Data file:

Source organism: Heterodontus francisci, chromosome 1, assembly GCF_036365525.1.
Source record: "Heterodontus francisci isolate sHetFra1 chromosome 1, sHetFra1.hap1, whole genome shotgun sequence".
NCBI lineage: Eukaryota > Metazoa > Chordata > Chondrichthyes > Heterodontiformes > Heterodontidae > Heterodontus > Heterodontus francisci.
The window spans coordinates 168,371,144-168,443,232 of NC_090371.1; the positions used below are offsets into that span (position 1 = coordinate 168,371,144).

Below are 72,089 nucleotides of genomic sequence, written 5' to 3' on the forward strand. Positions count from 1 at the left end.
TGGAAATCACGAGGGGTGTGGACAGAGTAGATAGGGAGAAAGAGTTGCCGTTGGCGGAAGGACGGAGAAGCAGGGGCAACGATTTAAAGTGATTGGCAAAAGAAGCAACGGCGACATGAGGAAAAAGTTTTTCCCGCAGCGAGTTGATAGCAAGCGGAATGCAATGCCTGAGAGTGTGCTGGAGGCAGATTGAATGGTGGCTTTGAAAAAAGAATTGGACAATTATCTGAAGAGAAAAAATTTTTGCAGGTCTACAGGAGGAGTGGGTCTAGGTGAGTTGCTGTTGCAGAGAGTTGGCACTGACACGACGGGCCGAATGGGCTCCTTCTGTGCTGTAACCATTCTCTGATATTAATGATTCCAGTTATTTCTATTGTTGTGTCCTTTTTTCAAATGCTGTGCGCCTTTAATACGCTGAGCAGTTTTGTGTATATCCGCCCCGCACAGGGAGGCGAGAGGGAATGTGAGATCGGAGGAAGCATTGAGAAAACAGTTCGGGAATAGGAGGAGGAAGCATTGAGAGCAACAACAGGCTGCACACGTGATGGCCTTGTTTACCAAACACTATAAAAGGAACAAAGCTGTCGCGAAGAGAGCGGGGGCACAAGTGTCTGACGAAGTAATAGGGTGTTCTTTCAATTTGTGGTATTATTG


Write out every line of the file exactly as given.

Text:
Source organism: Heterodontus francisci, chromosome 1, assembly GCF_036365525.1.
Source record: "Heterodontus francisci isolate sHetFra1 chromosome 1, sHetFra1.hap1, whole genome shotgun sequence".
NCBI lineage: Eukaryota > Metazoa > Chordata > Chondrichthyes > Heterodontiformes > Heterodontidae > Heterodontus > Heterodontus francisci.
The window spans coordinates 168,371,144-168,443,232 of NC_090371.1; the positions used below are offsets into that span (position 1 = coordinate 168,371,144).

Below are 72,089 nucleotides of genomic sequence, written 5' to 3' on the forward strand. Positions count from 1 at the left end.
TGGAAATCACGAGGGGTGTGGACAGAGTAGATAGGGAGAAAGAGTTGCCGTTGGCGGAAGGACGGAGAAGCAGGGGCAACGATTTAAAGTGATTGGCAAAAGAAGCAACGGCGACATGAGGAAAAAGTTTTTCCCGCAGCGAGTTGATAGCAAGCGGAATGCAATGCCTGAGAGTGTGCTGGAGGCAGATTGAATGGTGGCTTTGAAAAAAGAATTGGACAATTATCTGAAGAGAAAAAATTTTTGCAGGTCTACAGGAGGAGTGGGTCTAGGTGAGTTGCTGTTGCAGAGAGTTGGCACTGACACGACGGGCCGAATGGGCTCCTTCTGTGCTGTAACCATTCTCTGATATTAATGATTCCAGTTATTTCTATTGTTGTGTCCTTTTTTCAAATGCTGTGCGCCTTTAATACGCTGAGCAGTTTTGTGTATATCCGCCCCGCACAGGGAGGCGAGAGGGAATGTGAGATCGGAGGAAGCATTGAGAAAACAGTTCGGGAATAGGAGGAGGAAGCATTGAGAGCAACAACAGGCTGCACACGTGATGGCCTTGTTTACCAAACACTATAAAAGGAACAAAGCTGTCGCGAAGAGAGCGGGGGCACAAGTGTCTGACGAAGTAATAGGGTGTTCTTTCAATTTGTGGTATTATTG